Trigger Warning: violence, rape, abuse
Well, I’ve wanted to do weekly reviews for The Walking Dead to go along with our weekly SPN reviews, and I might as well start now. This show is amazing. I love everything about it. I love its female characters along with its male characters, I love how it’s unafraid to kill anyone, and I love how it’s not Resident Evil.
Spoilers are after the jump.
I already reviewed the first half of the season, but here’s a quick summary of the second half so far:
“The Suicide King”
This was the episode that we had to wait two months for after the midseason finale. Daryl had been taken prisoner by Woodbury, the Governor had lost his eye, and Andrea was finally starting to figure things out. This was also the first time we saw Daryl and Merle together on screen, not counting the brief period Daryl hallucinated his brother in the last season.
In order to save Daryl, Rick takes Maggie with him back to Woodbury, much to Glenn’s dismay over what happened to Maggie the last time she was there. The Governor had sexually assaulted her. And further to Glenn’s dismay and Michonne’s disgust, Rick and Maggie also save Merle in the process.
Due to the mounting tensions of everything that’s going on, we actually see the group start to fall apart. They are a family, but they do have their problems. Daryl leaving with Merle, because the group cannot accept his brother due to the fact that Merle tried to kill both Michonne and Glenn, is just the straw that breaks Glenn’s back. He goes through so much emotional trauma this episode. Daryl leaves, Maggie was sexually assaulted and Rick took her back to Woodbury anyway, etc.
And then there is have Maggie’s emotional trauma. Her options last time were to either take off her shirt or the Governor was going to cut off Glenn’s hand, which she adamantly believed he would do, because she had just heard Merle torturing Glenn. So there is some blame going on between the two. Glenn didn’t make her undress for the Governor, but she did it for him, and it is the Governor who is to blame for all these problems.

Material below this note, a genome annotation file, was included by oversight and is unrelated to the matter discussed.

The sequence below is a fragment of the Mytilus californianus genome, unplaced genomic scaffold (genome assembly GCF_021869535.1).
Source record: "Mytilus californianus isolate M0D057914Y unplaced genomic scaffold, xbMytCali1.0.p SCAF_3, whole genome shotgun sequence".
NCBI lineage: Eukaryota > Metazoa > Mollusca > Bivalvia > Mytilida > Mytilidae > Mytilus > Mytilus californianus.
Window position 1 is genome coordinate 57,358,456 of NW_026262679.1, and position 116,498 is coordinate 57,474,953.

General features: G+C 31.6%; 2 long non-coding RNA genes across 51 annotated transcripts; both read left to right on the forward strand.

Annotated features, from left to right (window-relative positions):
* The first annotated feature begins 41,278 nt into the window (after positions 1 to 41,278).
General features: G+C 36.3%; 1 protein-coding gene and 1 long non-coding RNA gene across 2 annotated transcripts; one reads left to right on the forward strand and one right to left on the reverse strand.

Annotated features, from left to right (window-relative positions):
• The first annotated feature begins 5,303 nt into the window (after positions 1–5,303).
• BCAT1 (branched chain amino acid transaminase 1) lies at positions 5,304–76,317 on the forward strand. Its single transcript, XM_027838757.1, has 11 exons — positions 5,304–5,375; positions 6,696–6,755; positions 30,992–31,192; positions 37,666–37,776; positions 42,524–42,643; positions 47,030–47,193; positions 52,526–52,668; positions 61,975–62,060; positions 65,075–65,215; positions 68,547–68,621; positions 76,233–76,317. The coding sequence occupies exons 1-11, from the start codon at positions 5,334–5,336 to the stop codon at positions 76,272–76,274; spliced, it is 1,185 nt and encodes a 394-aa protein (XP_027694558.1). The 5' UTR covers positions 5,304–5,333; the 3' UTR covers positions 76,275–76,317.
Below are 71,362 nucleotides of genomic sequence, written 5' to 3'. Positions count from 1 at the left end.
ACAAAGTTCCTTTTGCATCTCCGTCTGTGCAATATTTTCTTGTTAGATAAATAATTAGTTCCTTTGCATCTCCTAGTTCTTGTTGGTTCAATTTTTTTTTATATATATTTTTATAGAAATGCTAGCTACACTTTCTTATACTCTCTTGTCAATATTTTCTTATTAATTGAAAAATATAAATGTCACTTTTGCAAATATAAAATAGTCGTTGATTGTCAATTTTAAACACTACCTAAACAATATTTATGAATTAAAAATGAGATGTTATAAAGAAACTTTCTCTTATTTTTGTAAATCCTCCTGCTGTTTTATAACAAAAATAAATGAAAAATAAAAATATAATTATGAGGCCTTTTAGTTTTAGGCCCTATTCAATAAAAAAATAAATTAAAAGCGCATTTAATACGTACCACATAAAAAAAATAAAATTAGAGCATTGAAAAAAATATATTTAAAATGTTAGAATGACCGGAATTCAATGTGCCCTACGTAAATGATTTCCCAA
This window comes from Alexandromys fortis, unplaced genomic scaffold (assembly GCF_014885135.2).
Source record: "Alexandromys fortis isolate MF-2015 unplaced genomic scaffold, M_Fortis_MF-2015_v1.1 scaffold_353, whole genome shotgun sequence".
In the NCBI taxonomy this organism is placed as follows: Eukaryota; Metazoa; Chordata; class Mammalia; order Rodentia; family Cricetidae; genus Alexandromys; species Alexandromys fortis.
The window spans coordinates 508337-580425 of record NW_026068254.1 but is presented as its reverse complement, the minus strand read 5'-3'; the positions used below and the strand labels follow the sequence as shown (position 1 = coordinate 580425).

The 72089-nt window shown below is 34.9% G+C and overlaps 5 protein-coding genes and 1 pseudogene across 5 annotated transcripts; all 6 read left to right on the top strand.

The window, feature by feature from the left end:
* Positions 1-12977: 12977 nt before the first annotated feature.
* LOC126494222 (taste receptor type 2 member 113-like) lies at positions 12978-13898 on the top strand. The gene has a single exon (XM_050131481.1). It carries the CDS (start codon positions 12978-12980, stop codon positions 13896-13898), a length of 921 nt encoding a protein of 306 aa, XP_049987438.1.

Carol also has to deal with the fact that Daryl’s gone. And oddly enough, she handles this far better than the other people are handling their trauma. Daryl is all she has left, really. Sure, she’s friends with everyone else and a part of the family, but she had a special relationship with Daryl because of her late daughter. I really like what she said about Daryl’s departure, because it gave insight into both their characters. She compared what happened to whether or not she would leave the group if her late, abusive husband were alive and told her to leave. And she said she would.
On top of all this, there’s disquiet brewing in Woodbury over what’s happened, because, from the citizens’ perspective, Rick and his group are evil terrorists. Andrea finds herself being the one holding the community together. And while that’s going on, and new group of survivors have arrived at the prison, but they get scared off when Rick starts hallucinating Lori—who, despite dying, still won’t go the hell away!—so there’s a lot going on just in this one episode. It’s also good that Rick’s insanity is catching up with him, because he needs to deal with everything that’s happened. Though, I will say that it picked a terrible time, because right now the Governor is out for blood.
Andrea is now the unofficial leader of Woodbury, because the Governor is too emotionally distraught over the events of the midseason finale. However, he doesn’t completely trust Andrea, and he takes a bunch of his men out on a “run”, which in this case means, “out for an attack on the prison.”
Axel dies, which is a shame. I mentioned in my midseason review that I didn’t really like him, but he grew on me and had some nice development. And he seemed to get along really well with Carol, despite their conversation in the first half of the season. If anything, they had been becoming good friends, and Axel had been a part of the group. I’m upset they killed him so quickly, because now all the inmates are dead, but his death is not something our band of survivors is happy about, either. Yeah, they were upset when the one other inmate died, but even in the following episodes, Axel’s death in particular crops up when the group talks about what they think of the Governor and the kind of man he is.
Also during the attack on the prison, one of the Governor’s men drives a truck filled with walkers into the field, which almost gets Hershel killed, and now the group cannot use that field for crops as they originally planned—and, holy shit! The Governor is so evil and pissed that he attacks the group with walkers!